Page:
Anesthesia

Anesthesia may be provided by a combination of board certified physicians and certified registered nurse anesthetists (CRNA).

The physicians included in this group are:

Paul Battaglia M.D.
Board-certified anesthesiologist with over 20 years of experience. Dr. Battaglia is a graduate of the New York Medical College, and trained at St. Luke’s Hospital of the Columbia University college of Physician’s and Surgeon. He also completed fellowship training at the University of Pittsburgh Medical center.

CRNA’s employed by the Mt Pleasant Surgery Center are:

Hayley Chemski-Horwat

James Galico

Ellen Harr

Donna Ross

Victor Sansing

Dawn Vasquez

Joanne Watkiss

Kathleen Zapp

The types of anesthesia provided range from sedation, regional, and general anesthesia.

Preoperative Reminders

Preoperative fasting
Each patient should be given his or her own instructions. Please note that if you eat or drink when you were not supposed to, you could markedly increase the risks of anesthesia. Please follow your instructions very carefully. See sections on Anesthesia Frequently Asked Questions and preparing for Surgery.

Preoperative medications
Some medications should be taken and others should not. It is important to discuss this with your physicians. Please bring a list of your medications with you on the day of surgery.

Travel arrangements
You must make arrangements for a responsible adult to take you home after your surgery. You will not be able to drive yourself home. You may not be alone the first 24 hours.

Many patients are apprehensive about anesthesia and surgery. If you are well informed, you will be better prepared and more relaxed. Talk with your anesthesiologist and ask questions. Your anesthesiologist is your advocate and is experienced in making your surgery and recovery as safe and comfortable as possible.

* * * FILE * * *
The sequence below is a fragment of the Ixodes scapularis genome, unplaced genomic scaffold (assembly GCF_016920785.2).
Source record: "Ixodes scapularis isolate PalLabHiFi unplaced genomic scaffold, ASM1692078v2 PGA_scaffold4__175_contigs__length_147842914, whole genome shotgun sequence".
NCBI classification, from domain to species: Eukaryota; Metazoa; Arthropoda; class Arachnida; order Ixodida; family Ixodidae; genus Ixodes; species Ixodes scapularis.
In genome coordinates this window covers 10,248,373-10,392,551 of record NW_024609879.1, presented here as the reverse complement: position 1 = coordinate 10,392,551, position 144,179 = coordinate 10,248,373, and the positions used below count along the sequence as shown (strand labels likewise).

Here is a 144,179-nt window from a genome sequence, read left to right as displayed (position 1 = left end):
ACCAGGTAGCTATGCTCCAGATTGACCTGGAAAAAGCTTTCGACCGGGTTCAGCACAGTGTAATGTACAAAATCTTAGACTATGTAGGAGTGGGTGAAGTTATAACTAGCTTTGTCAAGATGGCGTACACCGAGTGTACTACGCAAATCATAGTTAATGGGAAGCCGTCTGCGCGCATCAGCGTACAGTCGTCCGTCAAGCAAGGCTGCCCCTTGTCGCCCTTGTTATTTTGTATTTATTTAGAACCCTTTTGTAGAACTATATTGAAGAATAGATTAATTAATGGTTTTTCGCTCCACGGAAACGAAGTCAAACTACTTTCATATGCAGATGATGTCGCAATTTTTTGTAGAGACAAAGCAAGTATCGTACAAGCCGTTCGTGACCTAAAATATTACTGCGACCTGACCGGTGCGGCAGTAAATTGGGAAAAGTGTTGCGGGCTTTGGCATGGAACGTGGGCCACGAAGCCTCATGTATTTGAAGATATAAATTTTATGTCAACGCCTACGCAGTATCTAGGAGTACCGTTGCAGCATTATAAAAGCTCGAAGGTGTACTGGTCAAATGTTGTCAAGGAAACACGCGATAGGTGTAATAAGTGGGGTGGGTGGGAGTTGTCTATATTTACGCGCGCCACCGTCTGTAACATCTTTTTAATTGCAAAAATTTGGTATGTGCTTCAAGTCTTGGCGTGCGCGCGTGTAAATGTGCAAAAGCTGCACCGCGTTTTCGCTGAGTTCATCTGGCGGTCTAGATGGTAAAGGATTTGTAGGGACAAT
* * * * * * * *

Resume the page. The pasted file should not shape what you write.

What to expect

Pain relief

All patients will be initially assessed for pain upon admission. Patients identified with pain will be further assessed for location, intensity, and character of pain. Regular assessments take place until the problem is resolved. Many times, no additional pain medicine is needed in the recovery room. Nausea and vomiting risk is also reduced or eliminated.

In the Operating Room
In the operating room, your anesthesiologist is uniquely qualified and personally responsible for directing your anesthetic. Anesthesiologists are medical specialists who ensure your comfort and make informed medical decisions to protect you. Your physical status is closely monitored. Vital functions such as heart rate and rhythm, blood pressure, temperature and breathing are managed. A member of the anesthesia care team will be with you throughout your procedure.

Recovery After Surgery
You will be taken to the post-anesthetic care unit, often called the recovery room. Your anesthesiologist will direct the monitoring and medications to ensure your safe recovery. Your vital functions will be closely monitored by specially trained nurses. Medications to minimize postoperative pain, nausea and vomiting are given as needed. Nausea and vomiting tend to be less of a problem today because of improved anesthetic agents and techniques although it still occurs. When you are ready, you will be offered something to drink. A family member or friend may be allowed to be with you, and you will be assisted in getting up. Recovery time varies with every patient depending on procedure and type of anesthesia received.  Oral and written instructions will be given. You will also be given a telephone number to call if you have any concerns when you get home. In general, for the first 24 hours after your anesthesia:

  • Do not drink alcohol or use nonprescription medication
  • Do not drive a car or operate dangerous machinery
  • Do not make important decisions
  • You may not be left alone that first day

Be prepared to go home and continue your recovery there. Patients may experience drowsiness or minor side effects such as muscle aches, sore throat, headaches and mild nausea. These usually decline rapidly in the hours following surgery. Most patients do not feel up to their usual activities the next day. Plan to take it easy for a few days. The following day you will be contacted to see how you feel and if there are any problems.